Gauche caviar vs. the makgeolli right

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Gauche caviar vs. the makgeolli right


French philosopher Bernard-Henri Levy, referred to as BHL, wrote about his personal relationship with President Nicolas Sarkozy in his book, “Ce Grand Cadavre a La Renverse” (“This Great Collapsing Corpse”). Just before the presidential election in 2007, Nicolas Sarkozy, then a rightist presidential candidate, asked BHL to write a newspaper column endorsing his candidacy. They had been friends for more than 20 years, but BHL turned down the request. He claimed he was genetically leftist, and the leftists are his family, saying he cannot change his family as though he were changing his shirt. BHL is considered the most notable “philosopher in action” representing French intellectuals.

BHL is also known to be “gauche caviar,” French left-wing figures who advocate socialist values while having caviar and enjoying a luxurious lifestyle. The term was first used in the early 1980s in an article titled “Money-Driven Leftists,” in a French weekly magazine. In front of a splendid chateau, a couple in fancy clothing posed in front of a Rolls-Royce, shouting socialist slogans.

Why are they called “gauche caviar?” If you want to eat caviar at a fine restaurant near L’eglise de la Madeleine in Paris, you would have to pay between 79 to 1,262 euros depending on the variety. The delicacy usually comes in a very small portion. French writer Francoise Sagan, who wrote “Bonjour Tristesse” (“Hello Sadness”) was also labeled gauche caviar when she said, “’Money may not buy happiness, but I’d rather cry in a Jaguar than on a bus.”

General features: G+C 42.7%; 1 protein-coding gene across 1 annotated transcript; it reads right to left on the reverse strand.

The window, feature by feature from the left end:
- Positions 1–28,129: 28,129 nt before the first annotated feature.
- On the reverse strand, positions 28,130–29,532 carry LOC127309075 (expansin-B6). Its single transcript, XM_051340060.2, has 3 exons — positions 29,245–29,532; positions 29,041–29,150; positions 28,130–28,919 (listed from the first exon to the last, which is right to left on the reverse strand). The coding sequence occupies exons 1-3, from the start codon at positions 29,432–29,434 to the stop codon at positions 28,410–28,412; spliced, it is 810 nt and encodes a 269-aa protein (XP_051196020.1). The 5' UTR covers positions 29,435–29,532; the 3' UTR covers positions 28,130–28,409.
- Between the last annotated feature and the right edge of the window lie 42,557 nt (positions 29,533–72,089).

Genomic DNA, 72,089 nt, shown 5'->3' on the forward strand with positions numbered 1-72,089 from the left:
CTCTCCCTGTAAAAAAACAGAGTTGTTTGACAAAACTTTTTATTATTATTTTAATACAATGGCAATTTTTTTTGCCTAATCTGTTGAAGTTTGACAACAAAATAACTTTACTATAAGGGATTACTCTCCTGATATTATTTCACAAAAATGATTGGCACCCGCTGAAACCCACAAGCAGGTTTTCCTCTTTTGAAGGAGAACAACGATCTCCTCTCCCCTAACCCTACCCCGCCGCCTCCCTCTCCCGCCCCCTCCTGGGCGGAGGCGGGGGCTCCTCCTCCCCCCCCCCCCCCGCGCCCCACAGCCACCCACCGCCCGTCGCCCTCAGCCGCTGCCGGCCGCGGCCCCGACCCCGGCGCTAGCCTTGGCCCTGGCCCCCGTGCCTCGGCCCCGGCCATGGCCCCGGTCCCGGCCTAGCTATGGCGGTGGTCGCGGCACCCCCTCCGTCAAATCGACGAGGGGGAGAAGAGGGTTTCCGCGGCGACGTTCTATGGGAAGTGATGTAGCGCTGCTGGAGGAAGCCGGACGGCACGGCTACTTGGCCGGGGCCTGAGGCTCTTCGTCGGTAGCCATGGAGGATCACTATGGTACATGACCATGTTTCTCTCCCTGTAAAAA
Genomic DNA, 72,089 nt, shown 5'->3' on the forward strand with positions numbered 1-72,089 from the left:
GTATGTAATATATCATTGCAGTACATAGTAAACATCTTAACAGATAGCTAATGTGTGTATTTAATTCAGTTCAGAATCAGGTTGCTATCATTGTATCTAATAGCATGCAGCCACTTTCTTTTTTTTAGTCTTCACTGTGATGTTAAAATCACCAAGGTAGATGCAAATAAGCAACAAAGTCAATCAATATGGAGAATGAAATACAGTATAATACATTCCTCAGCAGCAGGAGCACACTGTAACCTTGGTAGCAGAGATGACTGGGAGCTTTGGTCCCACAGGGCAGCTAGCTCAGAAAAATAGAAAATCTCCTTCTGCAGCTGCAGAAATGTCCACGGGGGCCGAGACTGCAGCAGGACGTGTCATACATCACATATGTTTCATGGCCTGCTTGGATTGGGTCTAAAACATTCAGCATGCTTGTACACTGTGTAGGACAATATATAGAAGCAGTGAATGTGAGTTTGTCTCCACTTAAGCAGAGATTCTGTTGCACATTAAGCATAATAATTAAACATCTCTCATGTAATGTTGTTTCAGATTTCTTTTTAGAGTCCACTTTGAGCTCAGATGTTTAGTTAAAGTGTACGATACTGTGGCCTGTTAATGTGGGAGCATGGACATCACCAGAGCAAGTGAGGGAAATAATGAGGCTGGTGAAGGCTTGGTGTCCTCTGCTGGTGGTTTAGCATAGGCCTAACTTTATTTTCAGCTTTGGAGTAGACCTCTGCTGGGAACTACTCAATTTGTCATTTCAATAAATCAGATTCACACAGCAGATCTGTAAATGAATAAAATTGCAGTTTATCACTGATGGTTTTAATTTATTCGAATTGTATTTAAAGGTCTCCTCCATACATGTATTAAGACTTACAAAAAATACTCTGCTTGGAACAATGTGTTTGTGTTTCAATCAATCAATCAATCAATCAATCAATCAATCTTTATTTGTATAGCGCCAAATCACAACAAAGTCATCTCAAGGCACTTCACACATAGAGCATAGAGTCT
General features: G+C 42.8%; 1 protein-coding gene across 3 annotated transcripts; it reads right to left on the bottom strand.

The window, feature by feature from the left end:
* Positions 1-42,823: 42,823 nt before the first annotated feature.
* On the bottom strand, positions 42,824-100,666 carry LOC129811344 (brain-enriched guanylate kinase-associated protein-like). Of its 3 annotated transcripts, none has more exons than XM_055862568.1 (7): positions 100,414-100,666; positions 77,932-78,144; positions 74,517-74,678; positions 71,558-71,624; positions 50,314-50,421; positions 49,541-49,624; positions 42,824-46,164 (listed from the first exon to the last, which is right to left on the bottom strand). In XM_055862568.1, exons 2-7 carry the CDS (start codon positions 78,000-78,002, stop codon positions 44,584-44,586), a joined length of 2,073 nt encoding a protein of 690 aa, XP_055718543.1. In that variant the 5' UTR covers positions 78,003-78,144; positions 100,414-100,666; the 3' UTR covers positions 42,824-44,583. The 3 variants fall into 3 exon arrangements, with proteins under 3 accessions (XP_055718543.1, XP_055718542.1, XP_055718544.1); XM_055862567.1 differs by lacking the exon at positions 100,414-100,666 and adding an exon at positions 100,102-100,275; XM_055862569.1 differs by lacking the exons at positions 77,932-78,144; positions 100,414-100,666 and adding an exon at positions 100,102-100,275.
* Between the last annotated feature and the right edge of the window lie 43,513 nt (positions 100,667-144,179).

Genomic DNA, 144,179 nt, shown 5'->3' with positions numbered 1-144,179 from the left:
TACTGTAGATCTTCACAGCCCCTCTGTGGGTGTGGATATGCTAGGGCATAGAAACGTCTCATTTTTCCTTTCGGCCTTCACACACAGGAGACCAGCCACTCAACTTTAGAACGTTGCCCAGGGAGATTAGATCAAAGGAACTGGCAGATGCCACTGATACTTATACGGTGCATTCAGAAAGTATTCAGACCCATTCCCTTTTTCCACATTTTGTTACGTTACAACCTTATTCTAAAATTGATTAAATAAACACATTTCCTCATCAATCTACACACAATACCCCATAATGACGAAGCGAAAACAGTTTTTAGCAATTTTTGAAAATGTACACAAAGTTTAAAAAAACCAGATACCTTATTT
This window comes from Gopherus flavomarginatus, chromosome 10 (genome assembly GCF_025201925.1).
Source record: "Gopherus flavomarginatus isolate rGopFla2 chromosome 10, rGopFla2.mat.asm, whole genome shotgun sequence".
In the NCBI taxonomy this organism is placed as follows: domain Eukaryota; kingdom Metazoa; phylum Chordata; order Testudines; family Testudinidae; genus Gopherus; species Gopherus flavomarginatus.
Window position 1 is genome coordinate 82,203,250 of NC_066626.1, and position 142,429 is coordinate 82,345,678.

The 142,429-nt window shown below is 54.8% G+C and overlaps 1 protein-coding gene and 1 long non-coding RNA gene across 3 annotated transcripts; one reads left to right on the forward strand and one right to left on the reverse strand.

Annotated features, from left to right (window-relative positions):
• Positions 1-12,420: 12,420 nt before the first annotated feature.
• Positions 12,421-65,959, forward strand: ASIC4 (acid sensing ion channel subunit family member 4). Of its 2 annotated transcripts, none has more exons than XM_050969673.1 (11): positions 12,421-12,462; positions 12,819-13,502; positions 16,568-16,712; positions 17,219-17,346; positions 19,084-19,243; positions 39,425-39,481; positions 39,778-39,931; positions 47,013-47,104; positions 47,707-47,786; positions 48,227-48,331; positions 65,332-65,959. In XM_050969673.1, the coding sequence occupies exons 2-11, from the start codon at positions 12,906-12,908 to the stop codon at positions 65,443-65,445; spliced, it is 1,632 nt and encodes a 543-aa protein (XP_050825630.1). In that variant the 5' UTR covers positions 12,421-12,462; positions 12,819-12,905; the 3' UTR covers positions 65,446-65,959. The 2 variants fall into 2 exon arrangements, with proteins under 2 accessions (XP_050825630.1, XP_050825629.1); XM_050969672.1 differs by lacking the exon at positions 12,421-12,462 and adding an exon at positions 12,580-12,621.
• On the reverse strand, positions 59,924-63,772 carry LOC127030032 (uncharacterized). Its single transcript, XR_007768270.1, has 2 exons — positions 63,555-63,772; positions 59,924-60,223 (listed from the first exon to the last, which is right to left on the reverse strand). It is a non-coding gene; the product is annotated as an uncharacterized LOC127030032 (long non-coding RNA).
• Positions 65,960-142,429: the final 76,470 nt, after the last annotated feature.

Former International Monetary Fund Managing Director Dominique Strauss-Kahn, who was recently arrested on a sexual assault charge, is considered “ultra caviar.” He comes from a wealthy family, and until a few days ago, he was a jetsetter. But he was getting ready to run as a socialist candidate for president. Having committed a shameful crime, his status has fallen. His collapse reflects the identity crisis of the leftists.

Similarly, there are many “Gangnam leftists” in Korea and “limousine liberals” in the United States. The champagne socialists in the United Kingdom and the Salonsozialist in Germany also enjoy posh lifestyles while advocating socialist values. Their hearts may be on the left but they just cannot give up luxury.

These days, the color of ideology is fading. In France, a new group called the “hamburger right wing” has emerged. And in Korea, we may soon see “makgeolli conservatives.”

*The writer is an editorial writer of the JoongAng Ilbo.

By Ko Dae-hoon
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